Determining the economic viability of small-Holder caebon sequestration in Kakamega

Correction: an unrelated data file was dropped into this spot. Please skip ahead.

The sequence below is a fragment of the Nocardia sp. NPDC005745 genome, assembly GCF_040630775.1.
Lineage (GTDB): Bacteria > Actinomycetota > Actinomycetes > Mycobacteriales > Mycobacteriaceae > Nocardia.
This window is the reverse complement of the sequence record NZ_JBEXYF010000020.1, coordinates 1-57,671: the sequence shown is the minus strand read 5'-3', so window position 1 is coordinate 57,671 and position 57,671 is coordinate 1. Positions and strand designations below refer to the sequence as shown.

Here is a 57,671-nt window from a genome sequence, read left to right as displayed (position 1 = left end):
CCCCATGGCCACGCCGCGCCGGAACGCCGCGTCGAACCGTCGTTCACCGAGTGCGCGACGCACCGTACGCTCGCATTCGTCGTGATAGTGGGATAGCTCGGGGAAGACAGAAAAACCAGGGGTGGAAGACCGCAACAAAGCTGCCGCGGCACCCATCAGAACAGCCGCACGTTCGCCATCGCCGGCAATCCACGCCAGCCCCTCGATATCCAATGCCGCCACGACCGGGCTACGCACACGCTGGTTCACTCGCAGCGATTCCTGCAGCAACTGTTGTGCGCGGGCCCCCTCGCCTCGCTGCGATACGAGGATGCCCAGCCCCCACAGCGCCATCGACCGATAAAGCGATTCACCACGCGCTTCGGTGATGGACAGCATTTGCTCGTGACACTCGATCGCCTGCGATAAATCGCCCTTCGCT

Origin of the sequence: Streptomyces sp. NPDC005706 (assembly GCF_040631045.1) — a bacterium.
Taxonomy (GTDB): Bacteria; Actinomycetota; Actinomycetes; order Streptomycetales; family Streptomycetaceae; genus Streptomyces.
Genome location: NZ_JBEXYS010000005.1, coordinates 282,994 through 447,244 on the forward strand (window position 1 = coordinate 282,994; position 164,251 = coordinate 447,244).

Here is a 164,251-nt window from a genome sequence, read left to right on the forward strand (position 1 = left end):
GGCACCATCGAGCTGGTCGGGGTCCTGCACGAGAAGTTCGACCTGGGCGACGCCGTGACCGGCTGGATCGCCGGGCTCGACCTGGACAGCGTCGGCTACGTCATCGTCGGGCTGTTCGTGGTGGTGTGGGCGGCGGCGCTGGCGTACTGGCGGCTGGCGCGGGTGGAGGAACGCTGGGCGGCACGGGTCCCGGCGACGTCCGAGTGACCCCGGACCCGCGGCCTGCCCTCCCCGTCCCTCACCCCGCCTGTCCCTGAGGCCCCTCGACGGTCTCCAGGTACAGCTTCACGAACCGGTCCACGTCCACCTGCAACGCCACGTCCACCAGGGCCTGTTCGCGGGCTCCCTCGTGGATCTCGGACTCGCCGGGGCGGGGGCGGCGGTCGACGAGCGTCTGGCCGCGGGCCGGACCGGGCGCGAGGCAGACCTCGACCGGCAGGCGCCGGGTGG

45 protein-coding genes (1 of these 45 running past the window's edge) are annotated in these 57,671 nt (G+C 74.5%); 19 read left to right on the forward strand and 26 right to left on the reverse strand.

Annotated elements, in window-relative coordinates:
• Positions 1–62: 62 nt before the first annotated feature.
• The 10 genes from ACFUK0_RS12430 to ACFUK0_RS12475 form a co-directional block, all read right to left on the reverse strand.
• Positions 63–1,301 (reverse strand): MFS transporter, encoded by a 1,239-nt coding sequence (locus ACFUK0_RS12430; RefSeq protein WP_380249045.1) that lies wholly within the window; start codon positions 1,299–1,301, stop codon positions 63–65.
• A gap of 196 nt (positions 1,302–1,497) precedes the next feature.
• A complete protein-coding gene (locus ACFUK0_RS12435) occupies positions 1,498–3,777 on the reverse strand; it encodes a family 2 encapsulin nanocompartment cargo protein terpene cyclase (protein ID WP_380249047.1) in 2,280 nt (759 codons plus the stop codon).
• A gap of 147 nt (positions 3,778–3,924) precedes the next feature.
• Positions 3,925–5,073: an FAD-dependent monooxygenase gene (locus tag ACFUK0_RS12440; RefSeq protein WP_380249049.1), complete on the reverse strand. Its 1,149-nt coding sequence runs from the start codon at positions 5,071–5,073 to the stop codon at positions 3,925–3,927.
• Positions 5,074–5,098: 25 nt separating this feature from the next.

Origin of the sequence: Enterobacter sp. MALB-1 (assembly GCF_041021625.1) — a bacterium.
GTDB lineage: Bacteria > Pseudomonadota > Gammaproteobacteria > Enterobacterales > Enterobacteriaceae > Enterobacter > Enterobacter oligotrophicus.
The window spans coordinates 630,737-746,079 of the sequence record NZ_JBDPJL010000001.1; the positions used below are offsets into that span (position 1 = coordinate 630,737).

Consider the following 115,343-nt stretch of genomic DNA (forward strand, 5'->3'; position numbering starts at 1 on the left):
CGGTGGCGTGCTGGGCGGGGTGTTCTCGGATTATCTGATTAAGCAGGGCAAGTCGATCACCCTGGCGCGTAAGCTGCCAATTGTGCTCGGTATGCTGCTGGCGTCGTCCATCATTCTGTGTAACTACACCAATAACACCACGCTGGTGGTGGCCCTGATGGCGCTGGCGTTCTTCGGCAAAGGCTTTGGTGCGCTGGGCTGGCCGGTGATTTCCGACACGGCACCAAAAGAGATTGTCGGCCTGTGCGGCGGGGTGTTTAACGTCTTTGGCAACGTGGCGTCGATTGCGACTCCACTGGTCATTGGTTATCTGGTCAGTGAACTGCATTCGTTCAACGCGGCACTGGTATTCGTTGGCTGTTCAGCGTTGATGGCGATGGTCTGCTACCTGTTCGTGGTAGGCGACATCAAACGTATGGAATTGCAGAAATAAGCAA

Climate change refers to the variation in the earth's global climate or in regional climates over time scales ranging from decades to millions of years. Climate change is caused in a large measure by human activity. It has many serious and damaging effects. Global warming is harmful for agricultural productivity. The working group on climate change reports that the maximum temperature in Kericho, a highland area in the Rift Valley province where most of Kenya's tea exports originate, has increased by 3.5°C during the past 20 years. In Lamu, on Kenya's north east coast near Somalia, the maximum temperature has increased by more than 3°C since the 1940s. This is potentially dangerous for two of Kenya's most important revenue earners, tourism and tea. Droughts are becoming more intense and more frequent in Kenya due to climate change. An international agreement to combat climate change is the Clean Development Mechanism under the Kyoto Protocol. This is an institutional framework for direct foreign investments in GHG mitigation projects in developing countries. It is an arrangement allowing industrialised countries with a greenhouse gas reduction commitment to invest in projects that reduce emissions in developing countries. Carbon sequestration is the process by which atmospheric carbon dioxide is absorbed by trees through photosynthesis and stored as carbon in biomass, which are biological material derived from living, or recently living organisms such as tree trunks, branches, foliage and roots, and soils. Carbon sinks where forests and vegetation are used to absorb carbon dioxide from the atmosphere and store it as carbon offer one potential route to link poverty reduction and climate change mitigation. Increased forest and tree cover can bring major social, economic and environmental benefits to rural areas as well as reducing net emissions of carbon dioxide. This study sought to explore the benefits and costs that are likely to be faced by a private firm acting as an aggregator by engaging small hold farmers in a carbon sequestration project. This was achieved by calculating the NPV. The data used for the research was secondary data collected from the Green Belt Movement. The costs and benefits were measured in current market rates. The project lifetime is 12 years and the chosen rate of discount is 12%. The NPV was calculated to be US $ -333.68 an indication that at the current conditions the project is not viable. It is necessary therefore to set a price that is high enough to yield significant economic benefits to the project implementers but low enough to encourage participation in the carbon market by the developed countries. A price that is slightly higher than US $ 10.10 ensures that the project is viable. Other alternative methods of carbon sequestration including agro-forestry, conservation tillage, cover crops and recycled waste should also be explored.